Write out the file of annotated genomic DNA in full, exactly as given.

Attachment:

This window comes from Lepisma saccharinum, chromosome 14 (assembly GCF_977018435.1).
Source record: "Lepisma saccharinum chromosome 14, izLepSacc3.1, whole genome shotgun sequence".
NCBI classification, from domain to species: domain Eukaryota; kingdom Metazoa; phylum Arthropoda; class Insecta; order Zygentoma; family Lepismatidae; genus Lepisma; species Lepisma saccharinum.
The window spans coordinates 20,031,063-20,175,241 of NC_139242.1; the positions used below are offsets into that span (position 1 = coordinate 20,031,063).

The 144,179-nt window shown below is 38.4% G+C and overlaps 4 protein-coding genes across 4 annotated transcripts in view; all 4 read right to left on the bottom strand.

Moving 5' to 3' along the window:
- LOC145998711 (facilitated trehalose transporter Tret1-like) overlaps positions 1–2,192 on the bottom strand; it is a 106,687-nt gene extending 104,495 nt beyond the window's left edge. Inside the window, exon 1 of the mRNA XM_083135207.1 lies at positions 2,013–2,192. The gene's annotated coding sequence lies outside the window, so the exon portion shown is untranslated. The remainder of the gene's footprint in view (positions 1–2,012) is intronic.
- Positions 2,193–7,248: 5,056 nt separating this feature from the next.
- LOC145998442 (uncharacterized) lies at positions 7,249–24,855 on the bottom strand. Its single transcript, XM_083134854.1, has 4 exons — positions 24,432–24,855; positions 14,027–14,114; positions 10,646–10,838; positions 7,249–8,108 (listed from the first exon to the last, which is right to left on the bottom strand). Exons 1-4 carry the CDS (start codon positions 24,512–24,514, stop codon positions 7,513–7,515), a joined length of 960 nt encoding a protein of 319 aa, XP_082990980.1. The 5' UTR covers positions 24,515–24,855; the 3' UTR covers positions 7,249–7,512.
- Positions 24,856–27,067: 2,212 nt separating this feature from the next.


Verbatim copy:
This window comes from Lepisma saccharinum, chromosome 14 (assembly GCF_977018435.1).
Source record: "Lepisma saccharinum chromosome 14, izLepSacc3.1, whole genome shotgun sequence".
NCBI classification, from domain to species: domain Eukaryota; kingdom Metazoa; phylum Arthropoda; class Insecta; order Zygentoma; family Lepismatidae; genus Lepisma; species Lepisma saccharinum.
The window spans coordinates 20,031,063-20,175,241 of NC_139242.1; the positions used below are offsets into that span (position 1 = coordinate 20,031,063).

The 144,179-nt window shown below is 38.4% G+C and overlaps 4 protein-coding genes across 4 annotated transcripts in view; all 4 read right to left on the bottom strand.

Moving 5' to 3' along the window:
- LOC145998711 (facilitated trehalose transporter Tret1-like) overlaps positions 1–2,192 on the bottom strand; it is a 106,687-nt gene extending 104,495 nt beyond the window's left edge. Inside the window, exon 1 of the mRNA XM_083135207.1 lies at positions 2,013–2,192. The gene's annotated coding sequence lies outside the window, so the exon portion shown is untranslated. The remainder of the gene's footprint in view (positions 1–2,012) is intronic.
- Positions 2,193–7,248: 5,056 nt separating this feature from the next.
- LOC145998442 (uncharacterized) lies at positions 7,249–24,855 on the bottom strand. Its single transcript, XM_083134854.1, has 4 exons — positions 24,432–24,855; positions 14,027–14,114; positions 10,646–10,838; positions 7,249–8,108 (listed from the first exon to the last, which is right to left on the bottom strand). Exons 1-4 carry the CDS (start codon positions 24,512–24,514, stop codon positions 7,513–7,515), a joined length of 960 nt encoding a protein of 319 aa, XP_082990980.1. The 5' UTR covers positions 24,515–24,855; the 3' UTR covers positions 7,249–7,512.
- Positions 24,856–27,067: 2,212 nt separating this feature from the next.